Farayi Machamire 21 February 2017
HARARE – State-owned Central Mechanical Equipment Department (CMED) has
suspended the importation of duty-free fuel for selected private companies
following an expose of irregularities in the facilitation of import
This comes as the Transport ministry had given CMED the right to grant
duty exemptions to selected private companies, a reprieve usually availed
exclusively to government departments under Statutory Instrument 184 of
This comes as the parastatal is facing a protracted battle to recover $3,8
million in a botched fuel deal.
“We facilitate importation of fuel for companies as per instruction of
ministry,” CMED managing director Davison Mhaka told Parliament’s Mines
and Energy portfolio committee yesterday.
” . . . these companies are carrying out projects that have been given
national project status, so they approach government and the government
facilitates the issuance of duty-free certificates,” he said.
Mhaka said in 2016, CMED facilitated the importation of over a million
litres of duty-free diesel for ACF at a commission of $0,03 per litre.
It also emerged that the Defence ministry had granted authority to private
players, Bell Petroluem, to import its fuel duty-free, which legislators
felt raised the spectre of fuel being sold on the black market.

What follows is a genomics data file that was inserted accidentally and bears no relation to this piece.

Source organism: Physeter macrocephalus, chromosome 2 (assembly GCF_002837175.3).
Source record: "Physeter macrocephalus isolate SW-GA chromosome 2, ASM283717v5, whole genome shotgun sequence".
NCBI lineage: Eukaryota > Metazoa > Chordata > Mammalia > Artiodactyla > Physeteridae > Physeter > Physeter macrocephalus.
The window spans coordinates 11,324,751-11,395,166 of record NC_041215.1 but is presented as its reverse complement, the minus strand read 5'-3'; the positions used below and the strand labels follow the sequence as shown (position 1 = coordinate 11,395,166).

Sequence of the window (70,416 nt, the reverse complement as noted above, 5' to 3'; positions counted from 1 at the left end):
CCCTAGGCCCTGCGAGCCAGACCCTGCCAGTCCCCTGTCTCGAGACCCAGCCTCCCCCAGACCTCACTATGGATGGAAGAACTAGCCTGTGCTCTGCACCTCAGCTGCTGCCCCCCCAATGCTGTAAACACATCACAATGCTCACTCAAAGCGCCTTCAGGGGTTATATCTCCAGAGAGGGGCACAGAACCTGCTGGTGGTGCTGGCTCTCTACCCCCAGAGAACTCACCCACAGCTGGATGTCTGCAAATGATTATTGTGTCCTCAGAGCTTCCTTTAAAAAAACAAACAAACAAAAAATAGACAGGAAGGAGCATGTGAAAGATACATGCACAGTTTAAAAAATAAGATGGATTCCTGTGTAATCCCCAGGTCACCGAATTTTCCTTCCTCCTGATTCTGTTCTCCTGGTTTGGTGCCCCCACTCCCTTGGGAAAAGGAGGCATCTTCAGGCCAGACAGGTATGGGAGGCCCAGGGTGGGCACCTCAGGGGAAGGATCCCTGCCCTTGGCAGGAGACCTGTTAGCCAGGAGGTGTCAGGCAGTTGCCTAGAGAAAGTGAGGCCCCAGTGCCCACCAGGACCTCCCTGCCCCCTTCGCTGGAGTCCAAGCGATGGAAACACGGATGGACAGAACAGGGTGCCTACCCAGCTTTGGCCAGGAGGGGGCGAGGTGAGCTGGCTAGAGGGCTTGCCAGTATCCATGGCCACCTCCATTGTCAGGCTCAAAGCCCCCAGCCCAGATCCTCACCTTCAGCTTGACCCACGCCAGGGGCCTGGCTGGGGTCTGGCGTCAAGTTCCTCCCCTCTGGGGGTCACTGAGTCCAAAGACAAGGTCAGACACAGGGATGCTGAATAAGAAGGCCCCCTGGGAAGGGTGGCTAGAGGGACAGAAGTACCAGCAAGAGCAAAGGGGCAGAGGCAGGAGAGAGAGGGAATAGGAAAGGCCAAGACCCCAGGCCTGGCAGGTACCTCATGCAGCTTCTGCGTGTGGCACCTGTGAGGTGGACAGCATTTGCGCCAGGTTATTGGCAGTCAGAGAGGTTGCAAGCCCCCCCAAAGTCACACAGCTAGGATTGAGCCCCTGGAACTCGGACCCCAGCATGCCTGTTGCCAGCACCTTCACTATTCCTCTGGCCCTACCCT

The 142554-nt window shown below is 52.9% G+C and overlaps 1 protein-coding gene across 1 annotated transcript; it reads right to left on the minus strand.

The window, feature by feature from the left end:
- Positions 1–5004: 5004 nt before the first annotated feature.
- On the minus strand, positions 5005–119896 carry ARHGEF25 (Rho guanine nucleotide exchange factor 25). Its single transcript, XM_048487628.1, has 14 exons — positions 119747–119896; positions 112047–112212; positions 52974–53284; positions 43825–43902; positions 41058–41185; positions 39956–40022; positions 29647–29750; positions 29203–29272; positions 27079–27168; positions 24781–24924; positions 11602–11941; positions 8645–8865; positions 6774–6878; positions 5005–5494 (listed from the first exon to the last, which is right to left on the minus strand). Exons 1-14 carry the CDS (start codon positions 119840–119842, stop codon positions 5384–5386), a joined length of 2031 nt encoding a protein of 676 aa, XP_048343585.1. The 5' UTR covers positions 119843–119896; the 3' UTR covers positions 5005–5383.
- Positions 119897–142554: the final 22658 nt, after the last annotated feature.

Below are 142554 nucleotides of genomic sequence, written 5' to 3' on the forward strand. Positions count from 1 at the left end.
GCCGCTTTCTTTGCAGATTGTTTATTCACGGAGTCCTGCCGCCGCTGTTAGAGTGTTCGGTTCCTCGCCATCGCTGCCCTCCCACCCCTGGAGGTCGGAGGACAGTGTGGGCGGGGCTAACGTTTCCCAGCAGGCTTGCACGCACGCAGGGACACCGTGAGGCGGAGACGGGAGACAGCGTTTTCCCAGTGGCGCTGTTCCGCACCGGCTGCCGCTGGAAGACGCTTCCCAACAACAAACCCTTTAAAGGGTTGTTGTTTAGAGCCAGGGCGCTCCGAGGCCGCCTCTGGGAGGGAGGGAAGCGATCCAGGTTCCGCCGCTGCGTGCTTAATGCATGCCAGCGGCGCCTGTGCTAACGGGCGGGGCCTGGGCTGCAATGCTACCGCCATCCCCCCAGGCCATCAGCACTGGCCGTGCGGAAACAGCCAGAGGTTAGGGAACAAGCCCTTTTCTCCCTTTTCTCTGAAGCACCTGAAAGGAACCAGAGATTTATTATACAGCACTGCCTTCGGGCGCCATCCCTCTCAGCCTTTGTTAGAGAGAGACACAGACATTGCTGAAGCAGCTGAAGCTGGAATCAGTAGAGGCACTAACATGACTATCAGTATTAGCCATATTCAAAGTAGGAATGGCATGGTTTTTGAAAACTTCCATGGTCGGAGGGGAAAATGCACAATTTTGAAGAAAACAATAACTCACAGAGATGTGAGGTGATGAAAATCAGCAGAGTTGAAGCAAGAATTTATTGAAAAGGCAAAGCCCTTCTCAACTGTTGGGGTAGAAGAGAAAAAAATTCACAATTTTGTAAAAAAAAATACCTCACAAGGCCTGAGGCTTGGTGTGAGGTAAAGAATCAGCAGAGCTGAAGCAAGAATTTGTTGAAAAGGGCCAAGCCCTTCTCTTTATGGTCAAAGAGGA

The committee’s chairperson, Daniel Shumba, was miffed at the
inconsistencies and lack of due process.
Mhaka acknowledged that CMED was acting outside the bounds of its
authority and that facilitating duty-free fuel to private companies was
He said he had assumed a letter from the Transport ministry was sufficient
“With immediate effect, we are not going to process all the paperwork
until what has been discussed here is communicated to the ministries
concerned and there is a legal instrument allowing us to do so,” Mhaka
Shumba said he found it odd that Mhaka had been reappointed as CMED
managing director on January 3, and 17 days later, signed the edict from
the Defence ministry to source its fuel through Bell Petroleum.
In April last year, Mhaka was dragged to the courts over his alleged
involvement in a fuel scandal which prejudiced the State-owned company of